Purpose: The purpose of this exercise is to help students recognize the importance of titles, showing students that there needs to be a balance of creativity and information.
Description: This is a class discussion activity that begins with analyzing the title of an 18th century chapbook, and then asks students, as a class or in groups, to examine book titles. Finally, students exchange their own essays with titles in order to critique the effectiveness of each title.
Suggested Time: 40 min
Procedure: Start by reading aloud, or writing on the board (if you have an interactive classroom there are even better ways) the following title. I make a point of not completing it in writing but reading the last of it instead.
"A very surprising narrative of a young woman, discovered in a rocky-cave, after having been taken by the savage Indians of the wilderness in the year 1777, and seeing no human being for the space of nine years. In a letter from a gentleman to a friend."
[A chapbook from America, between 1788-1851. Chapbooks were the Reader’s Digest of the period; cheaply printed and pedaled by traveling booksellers.]
Possible “script” when reading the title: In this story, “A most beautiful young Lady sitting near the mouth of a cave” [oh, I bet, after 9 years she musta been somethin’ else] is discovered by two travelers in the wilderness. After recovering from a faint upon seeing them, “Heavens! Where am I?” she exclaims, and proceeds to tell them that she and her lover had been attacked by Indians, who murdered her lover and captured her. She chewed threw her bonds [this sound fishy to anyone else?], and in order to escape: “I did not long deliberate but took up the hatchet he had brought and, summoning resolution I, with three blows [she took note to count them, apparently], effectually put an end to his existence [axes will do that].” She managed also to lop off his head, quarter the corpse, and drag it half-a-mile to some foliage she figured could use the fertilizer, and hid it. She’d been growing Indian corn ever since. Of course, once returned home by her rescuers, she is reunited with her father, who’s so happy to see her again he dies and leaves her a handsome fortune. (From Popular Culture in American History, Jim Cullen ed.)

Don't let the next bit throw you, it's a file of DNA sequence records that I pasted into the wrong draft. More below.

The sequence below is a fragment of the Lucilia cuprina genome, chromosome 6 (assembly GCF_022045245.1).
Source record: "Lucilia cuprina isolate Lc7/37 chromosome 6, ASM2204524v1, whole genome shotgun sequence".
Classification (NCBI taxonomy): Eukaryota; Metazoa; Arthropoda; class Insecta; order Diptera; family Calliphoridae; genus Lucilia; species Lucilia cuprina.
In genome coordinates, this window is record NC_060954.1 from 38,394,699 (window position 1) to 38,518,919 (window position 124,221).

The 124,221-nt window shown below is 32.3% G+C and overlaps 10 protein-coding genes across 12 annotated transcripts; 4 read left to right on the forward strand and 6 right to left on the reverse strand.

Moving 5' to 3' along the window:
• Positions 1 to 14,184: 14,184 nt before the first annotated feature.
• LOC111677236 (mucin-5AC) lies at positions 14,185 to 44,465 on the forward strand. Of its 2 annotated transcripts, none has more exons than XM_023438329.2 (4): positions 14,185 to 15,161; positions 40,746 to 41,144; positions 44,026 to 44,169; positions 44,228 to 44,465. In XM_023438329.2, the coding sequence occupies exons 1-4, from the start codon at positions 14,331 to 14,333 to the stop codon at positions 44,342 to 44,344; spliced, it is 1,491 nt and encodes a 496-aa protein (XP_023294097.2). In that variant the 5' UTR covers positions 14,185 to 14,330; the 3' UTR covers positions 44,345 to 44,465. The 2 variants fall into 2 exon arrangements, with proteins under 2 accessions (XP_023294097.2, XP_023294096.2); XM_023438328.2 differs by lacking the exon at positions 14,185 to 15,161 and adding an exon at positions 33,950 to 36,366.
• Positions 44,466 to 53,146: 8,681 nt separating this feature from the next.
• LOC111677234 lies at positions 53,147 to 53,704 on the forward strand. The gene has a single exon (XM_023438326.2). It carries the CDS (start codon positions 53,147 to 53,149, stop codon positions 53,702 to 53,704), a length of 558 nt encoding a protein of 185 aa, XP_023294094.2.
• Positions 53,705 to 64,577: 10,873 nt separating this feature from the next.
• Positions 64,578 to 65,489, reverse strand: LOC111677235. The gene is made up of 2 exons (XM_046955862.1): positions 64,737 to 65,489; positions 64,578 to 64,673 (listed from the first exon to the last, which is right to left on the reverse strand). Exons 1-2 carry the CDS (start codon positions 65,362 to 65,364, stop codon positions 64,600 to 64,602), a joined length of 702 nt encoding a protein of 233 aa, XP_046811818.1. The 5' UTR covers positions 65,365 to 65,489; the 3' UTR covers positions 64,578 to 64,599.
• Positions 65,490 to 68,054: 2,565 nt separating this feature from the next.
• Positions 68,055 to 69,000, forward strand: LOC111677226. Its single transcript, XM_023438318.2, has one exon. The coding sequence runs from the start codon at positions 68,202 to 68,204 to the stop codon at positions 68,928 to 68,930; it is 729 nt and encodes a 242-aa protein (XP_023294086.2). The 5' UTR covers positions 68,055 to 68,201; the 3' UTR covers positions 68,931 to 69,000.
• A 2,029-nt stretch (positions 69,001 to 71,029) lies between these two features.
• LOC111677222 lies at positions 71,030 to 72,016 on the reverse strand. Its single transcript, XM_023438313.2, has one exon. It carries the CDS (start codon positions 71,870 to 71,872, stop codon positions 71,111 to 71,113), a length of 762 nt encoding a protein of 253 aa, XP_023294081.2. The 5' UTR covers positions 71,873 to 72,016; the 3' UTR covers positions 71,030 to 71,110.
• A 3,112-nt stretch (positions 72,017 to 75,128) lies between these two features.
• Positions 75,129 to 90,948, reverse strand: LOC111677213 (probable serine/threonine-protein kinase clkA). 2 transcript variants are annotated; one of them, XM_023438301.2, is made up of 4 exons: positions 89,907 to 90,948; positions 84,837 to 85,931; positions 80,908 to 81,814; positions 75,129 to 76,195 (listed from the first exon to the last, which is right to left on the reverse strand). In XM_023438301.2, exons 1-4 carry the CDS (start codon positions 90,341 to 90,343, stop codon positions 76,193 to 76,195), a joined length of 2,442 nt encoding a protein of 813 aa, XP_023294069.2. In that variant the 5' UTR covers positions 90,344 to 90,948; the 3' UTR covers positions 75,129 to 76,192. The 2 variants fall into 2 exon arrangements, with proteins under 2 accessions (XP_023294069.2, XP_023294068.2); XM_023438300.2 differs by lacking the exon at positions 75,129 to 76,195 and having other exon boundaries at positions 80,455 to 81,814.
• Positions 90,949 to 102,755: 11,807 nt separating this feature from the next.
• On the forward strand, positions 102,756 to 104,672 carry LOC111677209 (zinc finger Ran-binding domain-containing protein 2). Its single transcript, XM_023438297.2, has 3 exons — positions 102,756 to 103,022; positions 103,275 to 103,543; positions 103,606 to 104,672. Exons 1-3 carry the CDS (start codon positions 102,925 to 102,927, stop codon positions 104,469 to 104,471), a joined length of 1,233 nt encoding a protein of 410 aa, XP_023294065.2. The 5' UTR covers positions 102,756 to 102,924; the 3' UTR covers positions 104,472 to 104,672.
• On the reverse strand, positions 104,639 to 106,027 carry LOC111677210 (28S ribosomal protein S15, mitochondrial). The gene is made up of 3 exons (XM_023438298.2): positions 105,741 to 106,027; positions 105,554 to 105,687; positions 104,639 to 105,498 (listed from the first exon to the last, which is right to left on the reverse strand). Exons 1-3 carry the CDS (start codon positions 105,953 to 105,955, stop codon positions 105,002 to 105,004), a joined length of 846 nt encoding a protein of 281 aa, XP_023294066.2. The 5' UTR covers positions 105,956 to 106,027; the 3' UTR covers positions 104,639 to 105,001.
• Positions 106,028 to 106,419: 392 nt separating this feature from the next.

Ask questions like, “Boy, wonder what happens in that story!? Do you want to read it? What’s wrong with it? How does it lose your attention? I explain that print culture has changed in these decades, that books then couldn’t afford advertising or enticing covers to inspire readership, and that no print could be spared for a back cover description. So, the title became the description. People also had much longer attention spans and fewer competing stimuli!”
This leads into the present day, and how this story could be adapted – or what stories/movies they know of that seem to have borrowed this theme. How can we make it better? What would you title the story?
After we’ve exhausted this discussion, I move on to titles of the present, and how/why they work. On the board, write the following title and discuss it:
- How does this title work?
- Does IT make you curious? Why?
- What things do we associate with the term “it” (It’s gonna get you! It’s out there!)
- How does the size of the book make you ironically interested in terms of the title? (book huge, title small = something’s going on with “it”!)
Then, either as a class in groups ask them to examine what the titles make them think and what they imagine the cover of the books would look like.
Lord of the Flies
- Oxymoron creates interest
- What do we associate flies with? (dead things, feces, etc) How does this make the word “lord” more intriguing?
- Carl Hiaasen’s collected editorials from the Miami Herald
- How does it grab attention? Why?
- Dual function, it’s also a statement of Carl’s personal philosophy of metropolitan journalism. “Turn over rocks. Dig out the dirt. Kick ass.”
Something Wicked This Way Comes
- Speaks for itself: what’s coming?
- Turn of phrase is out of the ordinary, and is both pleasing and dissonant to the ear.
All the King’s Men
- Nursery rhyme plays on our common knowledge and we recall the rest of the tale, makes us curious about how this one will turn out
- Begins in mid-phrase, requiring us to fill it in, leaving us hanging
Where the Red Fern Grows
- Where? Curiosity’s raised by implication. Who cares about ferns? There has to be something else going on there, we think.
- The color red paints sinister pictures in the mind.
- We recall the common phrase “G.I. Joe” and are interested by the switch.
- We know enough about this story by inference to maintain some interest.
"Let’s Get World Serious"
- Title of a Sport’s Illustrated article, by Rick Riley.
- How does the switch of the word “series” to the near “serious” have an effect?
- How does it target its appropriate audience – sports fans?
I complete the discussion by extending the invitation: Can you guys think of any good ones, and why are they good?
Then, ask students to exchange their essays and essays titles with each other and critique the titles based on how interesting they are and how well it relates to the essay’s topic.